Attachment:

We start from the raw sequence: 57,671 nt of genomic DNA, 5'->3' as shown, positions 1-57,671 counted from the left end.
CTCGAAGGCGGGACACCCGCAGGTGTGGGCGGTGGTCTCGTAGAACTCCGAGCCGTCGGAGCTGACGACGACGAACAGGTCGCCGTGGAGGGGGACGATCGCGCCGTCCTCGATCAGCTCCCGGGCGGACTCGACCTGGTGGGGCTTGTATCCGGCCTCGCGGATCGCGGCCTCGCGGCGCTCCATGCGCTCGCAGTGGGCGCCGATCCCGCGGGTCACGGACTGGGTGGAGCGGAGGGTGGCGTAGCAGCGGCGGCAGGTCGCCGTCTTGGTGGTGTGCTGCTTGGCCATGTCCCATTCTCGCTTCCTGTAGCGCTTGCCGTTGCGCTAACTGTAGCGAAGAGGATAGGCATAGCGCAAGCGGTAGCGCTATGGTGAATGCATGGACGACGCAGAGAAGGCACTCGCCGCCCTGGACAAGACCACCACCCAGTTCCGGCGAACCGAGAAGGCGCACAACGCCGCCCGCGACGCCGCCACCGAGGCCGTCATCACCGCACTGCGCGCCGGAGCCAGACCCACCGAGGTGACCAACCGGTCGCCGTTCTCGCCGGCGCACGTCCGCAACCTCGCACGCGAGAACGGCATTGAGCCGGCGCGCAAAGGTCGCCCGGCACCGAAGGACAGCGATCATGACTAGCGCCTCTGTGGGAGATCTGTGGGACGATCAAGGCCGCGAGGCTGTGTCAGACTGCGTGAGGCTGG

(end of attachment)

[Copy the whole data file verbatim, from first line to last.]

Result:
We start from the raw sequence: 57,671 nt of genomic DNA, 5'->3' as shown, positions 1-57,671 counted from the left end.
CTCGAAGGCGGGACACCCGCAGGTGTGGGCGGTGGTCTCGTAGAACTCCGAGCCGTCGGAGCTGACGACGACGAACAGGTCGCCGTGGAGGGGGACGATCGCGCCGTCCTCGATCAGCTCCCGGGCGGACTCGACCTGGTGGGGCTTGTATCCGGCCTCGCGGATCGCGGCCTCGCGGCGCTCCATGCGCTCGCAGTGGGCGCCGATCCCGCGGGTCACGGACTGGGTGGAGCGGAGGGTGGCGTAGCAGCGGCGGCAGGTCGCCGTCTTGGTGGTGTGCTGCTTGGCCATGTCCCATTCTCGCTTCCTGTAGCGCTTGCCGTTGCGCTAACTGTAGCGAAGAGGATAGGCATAGCGCAAGCGGTAGCGCTATGGTGAATGCATGGACGACGCAGAGAAGGCACTCGCCGCCCTGGACAAGACCACCACCCAGTTCCGGCGAACCGAGAAGGCGCACAACGCCGCCCGCGACGCCGCCACCGAGGCCGTCATCACCGCACTGCGCGCCGGAGCCAGACCCACCGAGGTGACCAACCGGTCGCCGTTCTCGCCGGCGCACGTCCGCAACCTCGCACGCGAGAACGGCATTGAGCCGGCGCGCAAAGGTCGCCCGGCACCGAAGGACAGCGATCATGACTAGCGCCTCTGTGGGAGATCTGTGGGACGATCAAGGCCGCGAGGCTGTGTCAGACTGCGTGAGGCTGG